Since chameleons have super fast and sticky tongues, it’s best to feed them using a tong.

chameleon diet


Chameleons aren’t into sipping from bowls like your average pet. They prefer to drink water droplets off leaves and surfaces. That’s why it’s super important to mist their enclosure at least twice a day with non-chlorinated water.

Set up a drip system or install an automatic misting system for some extra convenience. If you’re not comfortable feeding your chameleon with your hand, you can drop their food in a cup and place it in the enclosure for them to eat at their leisure.


Chameleons are territorial and solitary animals. They aren’t big on space-sharing, so avoid keeping two of them in the same enclosure. Males can become aggressive towards other males during the breeding season and may even harm females.

Chameleons are also pretty shy. So, give them time to adjust to their new surroundings. They’ll eventually warm up and get used to your presence. Always handle them with care and never grab or squeeze them.

chameleons fighting


Chameleons slough their skin as they grow. It’s because their skin doesn’t expand, so they need to shed it for new skin to take its place properly. You’ll notice your chameleon turning pale and then shedding their old skin in patches.

Healthy shedding indicates a healthy chammy. If your pet is struggling with shedding, it’s probably because of poor enclosure conditions. Check the humidity and their diet.

Young chameleons shed more often than adult chameleons.

Courtship And Egg-Laying​​

Copulation lasts for ten to thirty minutes and is followed by a gestation period of 4-6 weeks. During this time, the female chameleon is heavily gravid and will move around less and appear more bloated.

The egg-laying process can take anywhere from one to three hours and requires a suitable substrate of moist soil for the eggs. Keep an eye on your female chameleon during this time, as she may need assistance or medical attention in case of egg-binding.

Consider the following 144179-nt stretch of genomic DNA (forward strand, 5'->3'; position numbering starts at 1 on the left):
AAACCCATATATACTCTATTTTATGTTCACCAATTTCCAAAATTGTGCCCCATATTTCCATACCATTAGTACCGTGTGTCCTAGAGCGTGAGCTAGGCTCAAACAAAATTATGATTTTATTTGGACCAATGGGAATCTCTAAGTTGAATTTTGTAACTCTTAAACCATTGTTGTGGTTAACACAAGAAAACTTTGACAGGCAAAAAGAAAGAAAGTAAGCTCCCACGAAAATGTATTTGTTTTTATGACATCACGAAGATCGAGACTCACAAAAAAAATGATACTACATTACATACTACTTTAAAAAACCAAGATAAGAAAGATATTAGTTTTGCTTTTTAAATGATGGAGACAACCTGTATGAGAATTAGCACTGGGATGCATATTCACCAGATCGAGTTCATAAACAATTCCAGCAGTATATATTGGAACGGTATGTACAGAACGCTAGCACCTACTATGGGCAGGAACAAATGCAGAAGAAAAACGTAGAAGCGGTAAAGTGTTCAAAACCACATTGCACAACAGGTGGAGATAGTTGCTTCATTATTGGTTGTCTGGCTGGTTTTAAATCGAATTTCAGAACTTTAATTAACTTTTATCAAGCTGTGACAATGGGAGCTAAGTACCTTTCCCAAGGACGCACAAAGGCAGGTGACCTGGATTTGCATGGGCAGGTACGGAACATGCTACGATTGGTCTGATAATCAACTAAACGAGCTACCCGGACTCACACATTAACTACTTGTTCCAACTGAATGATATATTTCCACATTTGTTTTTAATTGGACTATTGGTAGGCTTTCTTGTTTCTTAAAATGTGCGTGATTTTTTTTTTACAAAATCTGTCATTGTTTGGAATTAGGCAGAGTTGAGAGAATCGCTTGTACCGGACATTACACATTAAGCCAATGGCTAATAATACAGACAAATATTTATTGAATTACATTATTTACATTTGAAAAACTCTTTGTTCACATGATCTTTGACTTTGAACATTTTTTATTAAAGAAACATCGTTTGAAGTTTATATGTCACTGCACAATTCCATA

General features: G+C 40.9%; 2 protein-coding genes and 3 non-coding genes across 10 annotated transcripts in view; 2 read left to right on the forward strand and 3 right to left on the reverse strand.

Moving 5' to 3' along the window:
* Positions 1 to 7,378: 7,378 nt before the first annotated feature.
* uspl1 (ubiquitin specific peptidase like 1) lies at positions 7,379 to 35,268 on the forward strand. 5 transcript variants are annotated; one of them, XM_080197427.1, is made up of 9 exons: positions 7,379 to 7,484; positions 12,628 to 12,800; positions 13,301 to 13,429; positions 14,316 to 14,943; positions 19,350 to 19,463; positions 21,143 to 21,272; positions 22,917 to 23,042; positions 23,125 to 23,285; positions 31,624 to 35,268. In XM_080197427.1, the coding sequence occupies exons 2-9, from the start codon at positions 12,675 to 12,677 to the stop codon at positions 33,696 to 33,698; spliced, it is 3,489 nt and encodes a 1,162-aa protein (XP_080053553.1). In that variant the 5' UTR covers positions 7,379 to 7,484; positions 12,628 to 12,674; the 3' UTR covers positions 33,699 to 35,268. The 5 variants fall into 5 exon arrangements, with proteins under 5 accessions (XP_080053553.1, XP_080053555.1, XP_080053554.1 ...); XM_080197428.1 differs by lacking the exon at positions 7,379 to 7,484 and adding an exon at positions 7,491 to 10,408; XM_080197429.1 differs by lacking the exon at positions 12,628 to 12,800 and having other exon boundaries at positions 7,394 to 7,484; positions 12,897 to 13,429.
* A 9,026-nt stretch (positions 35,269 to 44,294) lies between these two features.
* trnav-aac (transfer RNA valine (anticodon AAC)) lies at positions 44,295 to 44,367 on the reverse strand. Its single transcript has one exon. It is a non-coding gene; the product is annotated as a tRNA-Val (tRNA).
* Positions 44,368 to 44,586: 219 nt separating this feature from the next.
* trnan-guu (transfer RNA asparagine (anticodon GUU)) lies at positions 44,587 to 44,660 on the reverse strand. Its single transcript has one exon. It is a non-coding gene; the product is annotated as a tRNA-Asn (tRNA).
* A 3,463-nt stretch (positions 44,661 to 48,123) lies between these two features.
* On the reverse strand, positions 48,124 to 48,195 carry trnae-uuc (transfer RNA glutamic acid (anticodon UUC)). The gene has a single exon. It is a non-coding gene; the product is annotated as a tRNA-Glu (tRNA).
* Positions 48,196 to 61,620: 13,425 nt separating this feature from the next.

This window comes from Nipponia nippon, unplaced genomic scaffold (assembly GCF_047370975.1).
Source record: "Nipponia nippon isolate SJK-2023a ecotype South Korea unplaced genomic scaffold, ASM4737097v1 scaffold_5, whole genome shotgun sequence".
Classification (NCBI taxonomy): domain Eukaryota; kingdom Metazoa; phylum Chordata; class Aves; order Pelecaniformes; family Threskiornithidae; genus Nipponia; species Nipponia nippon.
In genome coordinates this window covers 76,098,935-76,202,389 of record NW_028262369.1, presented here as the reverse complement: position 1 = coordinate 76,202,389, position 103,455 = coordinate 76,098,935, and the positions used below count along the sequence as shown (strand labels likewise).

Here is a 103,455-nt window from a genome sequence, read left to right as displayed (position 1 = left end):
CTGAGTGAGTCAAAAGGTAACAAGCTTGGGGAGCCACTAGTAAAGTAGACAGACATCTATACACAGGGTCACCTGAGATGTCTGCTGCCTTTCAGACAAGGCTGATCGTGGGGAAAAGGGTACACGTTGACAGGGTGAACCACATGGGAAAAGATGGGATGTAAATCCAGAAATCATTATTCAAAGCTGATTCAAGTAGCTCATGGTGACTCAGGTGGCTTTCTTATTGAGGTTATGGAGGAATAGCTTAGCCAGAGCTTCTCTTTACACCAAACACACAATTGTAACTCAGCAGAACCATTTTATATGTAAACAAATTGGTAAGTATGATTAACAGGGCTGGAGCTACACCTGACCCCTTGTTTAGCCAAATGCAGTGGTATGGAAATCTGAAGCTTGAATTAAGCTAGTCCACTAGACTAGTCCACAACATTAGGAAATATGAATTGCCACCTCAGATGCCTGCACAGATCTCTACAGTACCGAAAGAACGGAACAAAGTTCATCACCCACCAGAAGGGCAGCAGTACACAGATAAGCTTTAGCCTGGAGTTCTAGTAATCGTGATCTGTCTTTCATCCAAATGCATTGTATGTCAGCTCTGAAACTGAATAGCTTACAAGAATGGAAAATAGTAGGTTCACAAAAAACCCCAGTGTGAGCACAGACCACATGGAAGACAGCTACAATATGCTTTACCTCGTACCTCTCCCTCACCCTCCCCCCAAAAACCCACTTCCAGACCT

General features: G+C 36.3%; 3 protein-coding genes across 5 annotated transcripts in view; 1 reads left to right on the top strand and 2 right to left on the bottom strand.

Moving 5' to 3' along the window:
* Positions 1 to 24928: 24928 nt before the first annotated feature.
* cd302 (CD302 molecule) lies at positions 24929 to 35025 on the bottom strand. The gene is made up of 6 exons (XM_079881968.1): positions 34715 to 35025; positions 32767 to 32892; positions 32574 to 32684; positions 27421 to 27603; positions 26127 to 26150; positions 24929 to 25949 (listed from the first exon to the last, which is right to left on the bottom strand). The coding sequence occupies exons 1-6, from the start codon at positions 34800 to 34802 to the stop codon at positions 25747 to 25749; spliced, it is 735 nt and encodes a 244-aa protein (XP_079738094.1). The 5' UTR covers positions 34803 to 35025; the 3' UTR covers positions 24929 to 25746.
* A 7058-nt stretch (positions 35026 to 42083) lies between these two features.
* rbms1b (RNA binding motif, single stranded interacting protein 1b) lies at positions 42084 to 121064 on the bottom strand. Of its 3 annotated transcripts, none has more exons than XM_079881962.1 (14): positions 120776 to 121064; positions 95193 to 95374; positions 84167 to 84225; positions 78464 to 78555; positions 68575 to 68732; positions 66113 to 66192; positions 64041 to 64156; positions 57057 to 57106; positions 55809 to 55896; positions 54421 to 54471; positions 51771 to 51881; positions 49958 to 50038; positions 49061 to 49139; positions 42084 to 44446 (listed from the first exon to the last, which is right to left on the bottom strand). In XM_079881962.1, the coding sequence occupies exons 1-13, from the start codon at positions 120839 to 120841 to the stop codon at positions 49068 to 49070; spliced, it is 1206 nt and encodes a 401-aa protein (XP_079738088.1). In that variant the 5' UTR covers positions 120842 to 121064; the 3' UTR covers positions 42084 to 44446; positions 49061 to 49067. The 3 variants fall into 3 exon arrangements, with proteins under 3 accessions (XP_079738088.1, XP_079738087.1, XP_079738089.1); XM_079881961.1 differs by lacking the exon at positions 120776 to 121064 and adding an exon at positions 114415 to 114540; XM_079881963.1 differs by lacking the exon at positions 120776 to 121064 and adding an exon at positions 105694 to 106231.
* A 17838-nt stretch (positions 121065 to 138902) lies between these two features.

Interestingly, not all female chameleons lay eggs. Some, like Jackson’s chameleons, give birth to live young.

chameleon laying eggs

Healthcare for Your Chameleon

A healthy chameleon wears its colors with pride, has a relaxed vibe, and is curious about its surroundings. If you notice a change in behavior or appearance, it’s a sign that your pet needs attention.

According to VCA Animal Hospitals, metabolic bone disease, gout, and egg retention are common causes of concern in chameleons. These reptiles are also prone to dehydration, respiratory infections, and eye problems.

Poor diet, lack of UV exposure, and parasites are the main culprits behind these diseases. You’ll notice sunken eyes, reduced appetite, and unusual fecal matter in your chameleon if they’re sick.

Interaction and Enrichment

Chameleons prefer keeping it to themselves. They are skittish and get stressed pretty easily. So, it’s best not to rush interactions with them. Be gentle and take things slowly.

When you feel your chammy is ready to be handled, put your hand (slowly) into their cage and let them climb on it. Most chameleons stay frozen when approached, so don’t be surprised if your pet doesn’t move much.

Try not to handle your chameleon for more than 10-15 minutes at a time, and always wash your hands before and after handling to avoid passing any bacteria or viruses onto them.

Mental stimulation is just as important as physical activity for chameleons. Add plants, branches, and other hiding spots to their enclosure to keep them engaged and entertained.

handling a chameleon

Mastering Chameleon Parenthood With Our Chameleon Care Guide

Chameleons are undoubtedly one of the most visually appealing reptiles out there. Although they don’t demand a lot of your time, they are pretty serious about their diet, enclosure vibes, and hygiene. It’s also crucial to learn the best and safest ways of handling them to avoid stress and behavior issues in chameleons.

As a responsible and caring owner, you must also keep up with your pet’s health concerns. Take your chammy for a routine vet visit to ensure they’re in the best of health. With proper care and attention, your chameleon will make a great companion for years to come.

So why wait? Bring home a chammy today and enjoy the unique experience of owning this captivating creature! Keep exploring our site for more information on chameleons and other exotic pets.